Although now known as “the underground opera sensation”, A Roadkill Opera was almost launched as a rock opera. Yes, “Music from 1804. Action set in 1988. A new opera (in English)” almost had its 1804 score rock-ified. Here’s how it went down.
Brian Clark was preparing the performance score and parts for the Bampton Opera’s 2008 production of Ferdinando Paer’s Leonora. After DJ Choupin and I attended the London performance, in 2009 Clark sold me the Sibelius musical notation for the overture and first act, including the piano/vocal score he had prepared to facilitate rehearsals. While working with the score in my spare time, I participated in a work-related event in Silicon Valley in September 2010. The organizers provided an evening entertainment.
In hanging out with the performers before their demonstration, I mentioned that I’d worked my way through college doing live sound reinforcement. About 20 minutes before the scheduled performance, one of the producers asked for my help–the demo site had lost power. I helped the sound man diagnose the ground fault that had interrupted the amplifier, but could not find the reset for the GFI. Plan B worked, though–we split the equipment into two power feeds, and used long extension cords to power the show.
After the show, I was thrilled by what I had seen: a review of the evolution of synthesized instrumentation, demonstrated first by a live drummer, then the drummer using synthesized drum sounds, then the drummer using sampled drum sounds. I approached the producers with some trepidation; one had produced half-time shows for the Super Bowl, and the sound man was a multiple GRAMMY Award winning producer.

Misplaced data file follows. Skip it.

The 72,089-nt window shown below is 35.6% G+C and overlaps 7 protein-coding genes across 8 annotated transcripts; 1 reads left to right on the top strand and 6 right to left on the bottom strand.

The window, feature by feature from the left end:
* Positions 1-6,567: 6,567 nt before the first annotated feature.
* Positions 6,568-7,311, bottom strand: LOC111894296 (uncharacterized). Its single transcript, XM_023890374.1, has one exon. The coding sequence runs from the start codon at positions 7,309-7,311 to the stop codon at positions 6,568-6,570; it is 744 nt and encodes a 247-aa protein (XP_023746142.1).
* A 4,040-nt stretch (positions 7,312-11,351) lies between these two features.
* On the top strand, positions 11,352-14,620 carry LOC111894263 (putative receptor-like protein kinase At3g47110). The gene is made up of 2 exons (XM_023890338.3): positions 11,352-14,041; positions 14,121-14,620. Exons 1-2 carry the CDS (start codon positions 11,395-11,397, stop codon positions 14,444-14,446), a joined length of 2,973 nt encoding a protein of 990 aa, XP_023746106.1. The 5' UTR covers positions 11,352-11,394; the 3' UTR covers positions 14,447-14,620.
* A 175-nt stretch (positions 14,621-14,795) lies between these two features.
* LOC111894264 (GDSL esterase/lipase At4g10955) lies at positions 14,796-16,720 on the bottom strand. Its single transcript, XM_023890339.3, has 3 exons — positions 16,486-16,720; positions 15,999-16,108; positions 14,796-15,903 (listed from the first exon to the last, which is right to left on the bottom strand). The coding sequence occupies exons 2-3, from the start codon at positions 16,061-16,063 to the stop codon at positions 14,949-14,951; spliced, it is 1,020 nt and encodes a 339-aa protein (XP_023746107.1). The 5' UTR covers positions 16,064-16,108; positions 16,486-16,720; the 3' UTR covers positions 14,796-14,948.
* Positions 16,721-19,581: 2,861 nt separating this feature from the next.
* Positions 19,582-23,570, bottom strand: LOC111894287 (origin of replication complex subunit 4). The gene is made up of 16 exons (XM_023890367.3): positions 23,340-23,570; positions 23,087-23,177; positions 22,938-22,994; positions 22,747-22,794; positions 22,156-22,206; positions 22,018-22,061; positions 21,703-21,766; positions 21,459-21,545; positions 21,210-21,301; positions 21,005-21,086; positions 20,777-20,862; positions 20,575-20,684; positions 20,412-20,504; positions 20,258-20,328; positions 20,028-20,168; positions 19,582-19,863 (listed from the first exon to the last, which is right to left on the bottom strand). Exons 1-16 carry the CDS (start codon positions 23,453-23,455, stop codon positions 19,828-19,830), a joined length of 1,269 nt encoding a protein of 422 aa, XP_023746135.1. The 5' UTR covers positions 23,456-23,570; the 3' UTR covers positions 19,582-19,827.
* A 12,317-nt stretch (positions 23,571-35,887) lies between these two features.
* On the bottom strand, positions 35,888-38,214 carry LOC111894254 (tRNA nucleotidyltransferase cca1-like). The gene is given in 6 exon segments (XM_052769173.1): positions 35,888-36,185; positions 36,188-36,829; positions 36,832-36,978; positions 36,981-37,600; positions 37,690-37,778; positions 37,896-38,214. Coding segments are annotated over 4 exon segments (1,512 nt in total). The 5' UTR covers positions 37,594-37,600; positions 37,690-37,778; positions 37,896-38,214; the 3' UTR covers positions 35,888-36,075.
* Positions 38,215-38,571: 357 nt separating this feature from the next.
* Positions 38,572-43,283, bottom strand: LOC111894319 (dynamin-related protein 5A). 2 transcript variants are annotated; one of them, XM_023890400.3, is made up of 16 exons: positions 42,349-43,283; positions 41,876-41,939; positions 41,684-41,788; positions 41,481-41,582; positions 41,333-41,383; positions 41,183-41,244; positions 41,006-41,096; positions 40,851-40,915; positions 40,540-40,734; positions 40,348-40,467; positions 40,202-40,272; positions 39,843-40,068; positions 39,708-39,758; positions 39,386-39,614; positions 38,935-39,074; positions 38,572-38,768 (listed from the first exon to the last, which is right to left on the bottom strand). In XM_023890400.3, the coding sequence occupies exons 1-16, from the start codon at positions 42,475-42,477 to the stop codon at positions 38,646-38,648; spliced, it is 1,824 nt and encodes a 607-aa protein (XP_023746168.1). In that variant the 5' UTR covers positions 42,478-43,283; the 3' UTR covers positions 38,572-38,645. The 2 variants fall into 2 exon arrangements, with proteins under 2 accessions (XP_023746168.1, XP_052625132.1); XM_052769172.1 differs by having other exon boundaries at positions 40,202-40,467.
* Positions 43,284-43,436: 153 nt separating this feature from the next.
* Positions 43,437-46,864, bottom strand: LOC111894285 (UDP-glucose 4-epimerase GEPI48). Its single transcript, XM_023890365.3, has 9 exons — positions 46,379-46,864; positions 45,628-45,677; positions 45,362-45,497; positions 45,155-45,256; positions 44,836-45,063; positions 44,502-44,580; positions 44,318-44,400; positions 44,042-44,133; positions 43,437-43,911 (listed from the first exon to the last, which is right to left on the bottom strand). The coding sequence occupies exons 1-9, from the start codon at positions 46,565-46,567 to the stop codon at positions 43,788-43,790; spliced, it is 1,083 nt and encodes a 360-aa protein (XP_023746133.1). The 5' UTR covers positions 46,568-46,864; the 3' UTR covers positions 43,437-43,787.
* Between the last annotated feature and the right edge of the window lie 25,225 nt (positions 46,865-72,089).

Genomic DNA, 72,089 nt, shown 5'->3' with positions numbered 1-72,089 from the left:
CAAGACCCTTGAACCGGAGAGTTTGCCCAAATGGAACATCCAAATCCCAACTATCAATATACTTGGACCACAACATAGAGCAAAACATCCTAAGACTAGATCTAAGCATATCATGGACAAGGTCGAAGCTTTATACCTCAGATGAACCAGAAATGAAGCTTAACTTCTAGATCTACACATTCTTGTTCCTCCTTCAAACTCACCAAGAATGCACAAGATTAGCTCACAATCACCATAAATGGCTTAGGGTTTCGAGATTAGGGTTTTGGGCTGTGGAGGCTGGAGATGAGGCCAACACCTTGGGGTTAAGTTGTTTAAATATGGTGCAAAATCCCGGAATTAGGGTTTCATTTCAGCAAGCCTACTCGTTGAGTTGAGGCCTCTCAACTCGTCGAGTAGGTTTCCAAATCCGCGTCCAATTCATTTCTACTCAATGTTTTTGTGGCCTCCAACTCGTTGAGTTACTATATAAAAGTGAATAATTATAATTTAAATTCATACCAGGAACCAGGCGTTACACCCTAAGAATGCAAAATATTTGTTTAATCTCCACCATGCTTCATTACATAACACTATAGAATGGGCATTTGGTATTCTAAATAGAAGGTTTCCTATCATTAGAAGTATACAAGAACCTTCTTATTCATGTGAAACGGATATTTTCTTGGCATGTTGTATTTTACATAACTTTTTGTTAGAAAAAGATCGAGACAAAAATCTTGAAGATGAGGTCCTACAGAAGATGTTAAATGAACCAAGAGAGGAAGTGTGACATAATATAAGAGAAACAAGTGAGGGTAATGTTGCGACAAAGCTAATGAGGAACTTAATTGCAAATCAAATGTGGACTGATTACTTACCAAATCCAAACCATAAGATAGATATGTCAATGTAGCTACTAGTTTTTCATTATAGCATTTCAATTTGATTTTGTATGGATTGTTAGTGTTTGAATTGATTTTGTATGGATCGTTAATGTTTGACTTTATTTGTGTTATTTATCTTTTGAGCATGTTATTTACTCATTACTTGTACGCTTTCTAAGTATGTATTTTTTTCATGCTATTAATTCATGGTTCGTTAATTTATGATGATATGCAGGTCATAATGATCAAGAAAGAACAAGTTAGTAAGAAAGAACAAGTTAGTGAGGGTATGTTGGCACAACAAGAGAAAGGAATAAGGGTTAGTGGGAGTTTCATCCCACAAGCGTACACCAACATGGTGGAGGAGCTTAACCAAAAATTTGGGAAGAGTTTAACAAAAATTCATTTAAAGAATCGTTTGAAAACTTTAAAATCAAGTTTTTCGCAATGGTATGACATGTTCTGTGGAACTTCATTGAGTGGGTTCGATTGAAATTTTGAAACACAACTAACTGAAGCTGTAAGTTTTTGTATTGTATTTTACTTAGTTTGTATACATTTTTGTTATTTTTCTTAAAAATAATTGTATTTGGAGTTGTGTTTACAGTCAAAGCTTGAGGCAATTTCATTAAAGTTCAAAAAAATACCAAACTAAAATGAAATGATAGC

When I asked for advice as to who to talk to about bringing A Roadkill Opera to life in a live or recorded performance, Neil Dorfsman (http://www.neildorfsman.com) could not have been more gracious. He gave me the name and contact information for Peter Kiesewalter of the East Village Opera Company. The East Village Opera Company CDs La Donna and Olde School had electrified opera arias. Dorfsman had received a GRAMMY nomination for his mix of Olde School.
When I reach Peter Kiesewalter, he is interested–but not available. He has just finished recording the tracks and is about to go into a two-week mixing session for his latest project: The Hills Are Alive, his update of The Sound of Music with his other group, the Brooklyn Rundfunk Orkestrata. His mixer: Neil Dorfsman.
Kiesewalter had long been fascinated by the Rogers and Hammerstein classic. He had even recorded a tribute album years earlier with his band of native Canadians, The Angstones.
So now I have fine lead on a producer/arranger, but he is not currently available due to a compelling project that is likely to suck up his time (and it did–I heard Kiesewalter on All Things Considered–-http://www.npr.org/2011/03/19/134632888/brooklyn-rundfunk-orkestrata-alive-with-new-sounds). What to do, what to do? I am wrestling with this question when I am invited to the first meeting of the Washington Arts Huddle.
The Cultural Alliance of Greater Washington had pulled together “affinity group meetings to discuss and focus on issues that impact arts and culture in the National Capital region.” The October 2010 meeting I attended was led by Septime Webre, Artistic Director, Washington Ballet, and Howard Shalwitz, Artistic Director, Woolly Mammoth Theatre. Each participant in the meeting was asked to articulate their current artistic dilemma; for me it was whether to wait and pursue the rock opera version or to forge ahead with the classical version. I told the group that my plan was to keep banging away at the classical and to follow up with the rock version later.